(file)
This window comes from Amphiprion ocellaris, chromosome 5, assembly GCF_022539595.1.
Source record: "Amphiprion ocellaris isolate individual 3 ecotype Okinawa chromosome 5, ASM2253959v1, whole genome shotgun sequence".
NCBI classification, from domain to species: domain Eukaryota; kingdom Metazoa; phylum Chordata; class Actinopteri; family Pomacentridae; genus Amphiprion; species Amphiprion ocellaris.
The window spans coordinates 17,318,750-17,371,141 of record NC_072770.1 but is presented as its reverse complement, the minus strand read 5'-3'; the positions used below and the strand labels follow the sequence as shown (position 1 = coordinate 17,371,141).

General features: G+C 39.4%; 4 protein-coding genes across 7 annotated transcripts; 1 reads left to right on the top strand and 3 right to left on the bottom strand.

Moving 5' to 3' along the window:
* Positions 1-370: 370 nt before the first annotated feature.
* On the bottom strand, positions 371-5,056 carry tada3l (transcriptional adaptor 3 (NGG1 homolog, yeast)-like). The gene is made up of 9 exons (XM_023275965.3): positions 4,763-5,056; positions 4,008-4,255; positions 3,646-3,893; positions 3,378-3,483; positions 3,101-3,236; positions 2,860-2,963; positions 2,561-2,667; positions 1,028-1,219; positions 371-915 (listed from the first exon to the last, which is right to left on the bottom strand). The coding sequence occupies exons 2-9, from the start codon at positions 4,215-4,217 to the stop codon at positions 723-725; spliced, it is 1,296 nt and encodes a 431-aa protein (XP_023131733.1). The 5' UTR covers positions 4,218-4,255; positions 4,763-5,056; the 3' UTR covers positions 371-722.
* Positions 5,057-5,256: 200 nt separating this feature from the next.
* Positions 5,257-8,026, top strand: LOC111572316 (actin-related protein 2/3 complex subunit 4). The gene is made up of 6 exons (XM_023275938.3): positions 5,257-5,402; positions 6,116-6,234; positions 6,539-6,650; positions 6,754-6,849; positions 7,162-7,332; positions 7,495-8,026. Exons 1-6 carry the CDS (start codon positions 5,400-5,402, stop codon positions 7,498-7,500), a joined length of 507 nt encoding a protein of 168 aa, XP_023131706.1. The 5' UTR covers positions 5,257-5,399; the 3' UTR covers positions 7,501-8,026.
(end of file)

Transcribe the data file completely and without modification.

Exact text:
This window comes from Amphiprion ocellaris, chromosome 5, assembly GCF_022539595.1.
Source record: "Amphiprion ocellaris isolate individual 3 ecotype Okinawa chromosome 5, ASM2253959v1, whole genome shotgun sequence".
NCBI classification, from domain to species: domain Eukaryota; kingdom Metazoa; phylum Chordata; class Actinopteri; family Pomacentridae; genus Amphiprion; species Amphiprion ocellaris.
The window spans coordinates 17,318,750-17,371,141 of record NC_072770.1 but is presented as its reverse complement, the minus strand read 5'-3'; the positions used below and the strand labels follow the sequence as shown (position 1 = coordinate 17,371,141).

General features: G+C 39.4%; 4 protein-coding genes across 7 annotated transcripts; 1 reads left to right on the top strand and 3 right to left on the bottom strand.

Moving 5' to 3' along the window:
* Positions 1-370: 370 nt before the first annotated feature.
* On the bottom strand, positions 371-5,056 carry tada3l (transcriptional adaptor 3 (NGG1 homolog, yeast)-like). The gene is made up of 9 exons (XM_023275965.3): positions 4,763-5,056; positions 4,008-4,255; positions 3,646-3,893; positions 3,378-3,483; positions 3,101-3,236; positions 2,860-2,963; positions 2,561-2,667; positions 1,028-1,219; positions 371-915 (listed from the first exon to the last, which is right to left on the bottom strand). The coding sequence occupies exons 2-9, from the start codon at positions 4,215-4,217 to the stop codon at positions 723-725; spliced, it is 1,296 nt and encodes a 431-aa protein (XP_023131733.1). The 5' UTR covers positions 4,218-4,255; positions 4,763-5,056; the 3' UTR covers positions 371-722.
* Positions 5,057-5,256: 200 nt separating this feature from the next.
* Positions 5,257-8,026, top strand: LOC111572316 (actin-related protein 2/3 complex subunit 4). The gene is made up of 6 exons (XM_023275938.3): positions 5,257-5,402; positions 6,116-6,234; positions 6,539-6,650; positions 6,754-6,849; positions 7,162-7,332; positions 7,495-8,026. Exons 1-6 carry the CDS (start codon positions 5,400-5,402, stop codon positions 7,498-7,500), a joined length of 507 nt encoding a protein of 168 aa, XP_023131706.1. The 5' UTR covers positions 5,257-5,399; the 3' UTR covers positions 7,501-8,026.